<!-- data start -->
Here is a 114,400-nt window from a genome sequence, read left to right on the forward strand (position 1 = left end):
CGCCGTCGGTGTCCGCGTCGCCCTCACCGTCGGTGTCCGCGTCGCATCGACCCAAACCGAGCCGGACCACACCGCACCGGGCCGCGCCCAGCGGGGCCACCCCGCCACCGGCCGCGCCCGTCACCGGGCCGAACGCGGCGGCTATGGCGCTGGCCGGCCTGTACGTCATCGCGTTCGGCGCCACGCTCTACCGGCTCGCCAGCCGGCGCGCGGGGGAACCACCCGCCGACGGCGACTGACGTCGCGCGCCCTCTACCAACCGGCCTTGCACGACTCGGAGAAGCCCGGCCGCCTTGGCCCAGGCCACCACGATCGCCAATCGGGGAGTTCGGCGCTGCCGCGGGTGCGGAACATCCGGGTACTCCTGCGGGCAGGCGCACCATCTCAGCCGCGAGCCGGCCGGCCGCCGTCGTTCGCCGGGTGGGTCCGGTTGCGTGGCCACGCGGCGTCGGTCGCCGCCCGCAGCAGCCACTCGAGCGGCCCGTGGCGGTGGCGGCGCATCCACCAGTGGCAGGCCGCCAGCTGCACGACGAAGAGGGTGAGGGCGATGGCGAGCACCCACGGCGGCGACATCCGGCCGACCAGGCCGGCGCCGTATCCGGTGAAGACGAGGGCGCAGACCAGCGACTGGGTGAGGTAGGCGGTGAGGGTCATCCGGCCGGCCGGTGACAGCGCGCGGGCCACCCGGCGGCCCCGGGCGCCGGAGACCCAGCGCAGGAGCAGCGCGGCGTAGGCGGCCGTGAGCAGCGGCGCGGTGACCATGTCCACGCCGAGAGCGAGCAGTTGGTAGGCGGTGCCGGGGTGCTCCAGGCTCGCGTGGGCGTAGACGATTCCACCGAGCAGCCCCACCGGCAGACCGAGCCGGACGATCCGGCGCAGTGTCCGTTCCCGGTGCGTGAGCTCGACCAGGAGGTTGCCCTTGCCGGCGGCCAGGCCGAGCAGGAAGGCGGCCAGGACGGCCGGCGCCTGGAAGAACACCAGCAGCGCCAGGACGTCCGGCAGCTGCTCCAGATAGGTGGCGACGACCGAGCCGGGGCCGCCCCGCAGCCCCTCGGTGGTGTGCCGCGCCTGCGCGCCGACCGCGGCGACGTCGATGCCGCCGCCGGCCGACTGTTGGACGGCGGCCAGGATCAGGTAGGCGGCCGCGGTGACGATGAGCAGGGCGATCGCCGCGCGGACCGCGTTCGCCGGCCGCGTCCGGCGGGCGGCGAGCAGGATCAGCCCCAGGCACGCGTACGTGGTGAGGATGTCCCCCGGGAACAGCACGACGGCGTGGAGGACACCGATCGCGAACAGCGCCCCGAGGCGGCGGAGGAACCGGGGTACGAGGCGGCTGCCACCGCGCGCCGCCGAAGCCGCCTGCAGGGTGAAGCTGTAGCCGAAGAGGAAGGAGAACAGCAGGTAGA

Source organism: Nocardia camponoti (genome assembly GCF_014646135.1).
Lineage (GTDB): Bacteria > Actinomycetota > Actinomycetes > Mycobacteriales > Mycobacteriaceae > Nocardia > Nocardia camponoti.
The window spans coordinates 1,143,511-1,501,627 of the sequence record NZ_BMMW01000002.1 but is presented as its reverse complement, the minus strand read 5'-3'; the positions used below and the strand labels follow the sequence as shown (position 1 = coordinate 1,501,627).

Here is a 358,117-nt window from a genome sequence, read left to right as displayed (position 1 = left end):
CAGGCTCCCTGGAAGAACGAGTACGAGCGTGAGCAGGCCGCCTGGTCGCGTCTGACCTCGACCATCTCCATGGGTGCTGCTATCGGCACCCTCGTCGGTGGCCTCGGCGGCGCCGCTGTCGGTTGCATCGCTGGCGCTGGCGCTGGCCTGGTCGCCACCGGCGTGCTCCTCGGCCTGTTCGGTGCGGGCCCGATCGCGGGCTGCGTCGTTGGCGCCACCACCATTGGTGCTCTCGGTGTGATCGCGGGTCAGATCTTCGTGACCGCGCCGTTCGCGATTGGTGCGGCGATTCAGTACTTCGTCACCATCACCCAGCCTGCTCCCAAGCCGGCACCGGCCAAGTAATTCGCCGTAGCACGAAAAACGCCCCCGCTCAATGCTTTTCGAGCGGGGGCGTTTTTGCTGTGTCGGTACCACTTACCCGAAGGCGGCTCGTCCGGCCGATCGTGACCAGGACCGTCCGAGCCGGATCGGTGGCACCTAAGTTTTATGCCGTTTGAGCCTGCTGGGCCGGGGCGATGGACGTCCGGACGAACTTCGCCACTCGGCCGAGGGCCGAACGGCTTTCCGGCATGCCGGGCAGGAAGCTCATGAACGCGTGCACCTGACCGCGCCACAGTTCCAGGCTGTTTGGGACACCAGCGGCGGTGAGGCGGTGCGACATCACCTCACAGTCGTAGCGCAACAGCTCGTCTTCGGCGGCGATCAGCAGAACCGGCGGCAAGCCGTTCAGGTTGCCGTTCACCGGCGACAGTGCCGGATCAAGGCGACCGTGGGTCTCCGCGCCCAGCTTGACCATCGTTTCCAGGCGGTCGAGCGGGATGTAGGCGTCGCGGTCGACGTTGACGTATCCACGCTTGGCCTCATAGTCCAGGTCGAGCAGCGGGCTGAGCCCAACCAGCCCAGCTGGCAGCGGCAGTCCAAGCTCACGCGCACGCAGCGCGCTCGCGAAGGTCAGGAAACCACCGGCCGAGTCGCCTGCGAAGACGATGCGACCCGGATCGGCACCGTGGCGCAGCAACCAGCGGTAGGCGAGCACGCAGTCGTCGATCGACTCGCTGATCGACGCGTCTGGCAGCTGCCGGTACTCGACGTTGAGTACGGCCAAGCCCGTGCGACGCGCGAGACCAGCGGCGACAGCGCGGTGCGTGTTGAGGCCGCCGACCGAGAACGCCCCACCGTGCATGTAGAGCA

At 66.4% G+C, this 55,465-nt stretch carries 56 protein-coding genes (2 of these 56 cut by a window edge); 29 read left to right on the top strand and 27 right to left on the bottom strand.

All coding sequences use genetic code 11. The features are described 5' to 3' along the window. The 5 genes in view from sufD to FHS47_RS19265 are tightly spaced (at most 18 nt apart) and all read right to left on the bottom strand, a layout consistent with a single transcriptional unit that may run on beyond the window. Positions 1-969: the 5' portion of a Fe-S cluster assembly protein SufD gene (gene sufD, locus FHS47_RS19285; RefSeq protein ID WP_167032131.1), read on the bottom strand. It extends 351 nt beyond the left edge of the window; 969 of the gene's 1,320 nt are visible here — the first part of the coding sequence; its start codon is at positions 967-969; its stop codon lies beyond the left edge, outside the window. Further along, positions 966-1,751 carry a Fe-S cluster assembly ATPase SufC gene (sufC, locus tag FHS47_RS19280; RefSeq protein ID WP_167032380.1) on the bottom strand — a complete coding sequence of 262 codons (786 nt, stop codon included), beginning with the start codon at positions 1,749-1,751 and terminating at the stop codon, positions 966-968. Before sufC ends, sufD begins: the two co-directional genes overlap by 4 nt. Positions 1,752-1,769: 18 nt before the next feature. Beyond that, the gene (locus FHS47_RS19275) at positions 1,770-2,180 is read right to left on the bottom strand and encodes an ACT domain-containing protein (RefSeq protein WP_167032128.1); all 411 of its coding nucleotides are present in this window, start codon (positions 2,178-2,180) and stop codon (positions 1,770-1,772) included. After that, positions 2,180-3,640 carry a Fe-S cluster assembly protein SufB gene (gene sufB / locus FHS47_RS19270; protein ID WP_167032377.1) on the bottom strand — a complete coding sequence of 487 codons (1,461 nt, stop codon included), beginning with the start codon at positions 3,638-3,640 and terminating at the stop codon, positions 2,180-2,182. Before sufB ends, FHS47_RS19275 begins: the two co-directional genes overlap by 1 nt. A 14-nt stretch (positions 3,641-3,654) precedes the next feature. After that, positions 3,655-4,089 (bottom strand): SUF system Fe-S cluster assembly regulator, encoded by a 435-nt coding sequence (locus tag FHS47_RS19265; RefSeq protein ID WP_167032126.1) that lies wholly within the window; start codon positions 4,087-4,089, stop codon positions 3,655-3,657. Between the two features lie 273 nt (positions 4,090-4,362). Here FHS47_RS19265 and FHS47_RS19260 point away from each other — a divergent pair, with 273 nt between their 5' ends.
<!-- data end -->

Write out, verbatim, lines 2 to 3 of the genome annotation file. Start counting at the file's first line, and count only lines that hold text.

CGCCGTCGGTGTCCGCGTCGCCCTCACCGTCGGTGTCCGCGTCGCATCGACCCAAACCGAGCCGGACCACACCGCACCGGGCCGCGCCCAGCGGGGCCACCCCGCCACCGGCCGCGCCCGTCACCGGGCCGAACGCGGCGGCTATGGCGCTGGCCGGCCTGTACGTCATCGCGTTCGGCGCCACGCTCTACCGGCTCGCCAGCCGGCGCGCGGGGGAACCACCCGCCGACGGCGACTGACGTCGCGCGCCCTCTACCAACCGGCCTTGCACGACTCGGAGAAGCCCGGCCGCCTTGGCCCAGGCCACCACGATCGCCAATCGGGGAGTTCGGCGCTGCCGCGGGTGCGGAACATCCGGGTACTCCTGCGGGCAGGCGCACCATCTCAGCCGCGAGCCGGCCGGCCGCCGTCGTTCGCCGGGTGGGTCCGGTTGCGTGGCCACGCGGCGTCGGTCGCCGCCCGCAGCAGCCACTCGAGCGGCCCGTGGCGGTGGCGGCGCATCCACCAGTGGCAGGCCGCCAGCTGCACGACGAAGAGGGTGAGGGCGATGGCGAGCACCCACGGCGGCGACATCCGGCCGACCAGGCCGGCGCCGTATCCGGTGAAGACGAGGGCGCAGACCAGCGACTGGGTGAGGTAGGCGGTGAGGGTCATCCGGCCGGCCGGTGACAGCGCGCGGGCCACCCGGCGGCCCCGGGCGCCGGAGACCCAGCGCAGGAGCAGCGCGGCGTAGGCGGCCGTGAGCAGCGGCGCGGTGACCATGTCCACGCCGAGAGCGAGCAGTTGGTAGGCGGTGCCGGGGTGCTCCAGGCTCGCGTGGGCGTAGACGATTCCACCGAGCAGCCCCACCGGCAGACCGAGCCGGACGATCCGGCGCAGTGTCCGTTCCCGGTGCGTGAGCTCGACCAGGAGGTTGCCCTTGCCGGCGGCCAGGCCGAGCAGGAAGGCGGCCAGGACGGCCGGCGCCTGGAAGAACACCAGCAGCGCCAGGACGTCCGGCAGCTGCTCCAGATAGGTGGCGACGACCGAGCCGGGGCCGCCCCGCAGCCCCTCGGTGGTGTGCCGCGCCTGCGCGCCGACCGCGGCGACGTCGATGCCGCCGCCGGCCGACTGTTGGACGGCGGCCAGGATCAGGTAGGCGGCCGCGGTGACGATGAGCAGGGCGATCGCCGCGCGGACCGCGTTCGCCGGCCGCGTCCGGCGGGCGGCGAGCAGGATCAGCCCCAGGCACGCGTACGTGGTGAGGATGTCCCCCGGGAACAGCACGACGGCGTGGAGGACACCGATCGCGAACAGCGCCCCGAGGCGGCGGAGGAACCGGGGTACGAGGCGGCTGCCACCGCGCGCCGCCGAAGCCGCCTGCAGGGTGAAGCTGTAGCCGAAGAGGAAGGAGAACAGCAGGTAGA

Source organism: Nocardia camponoti (genome assembly GCF_014646135.1).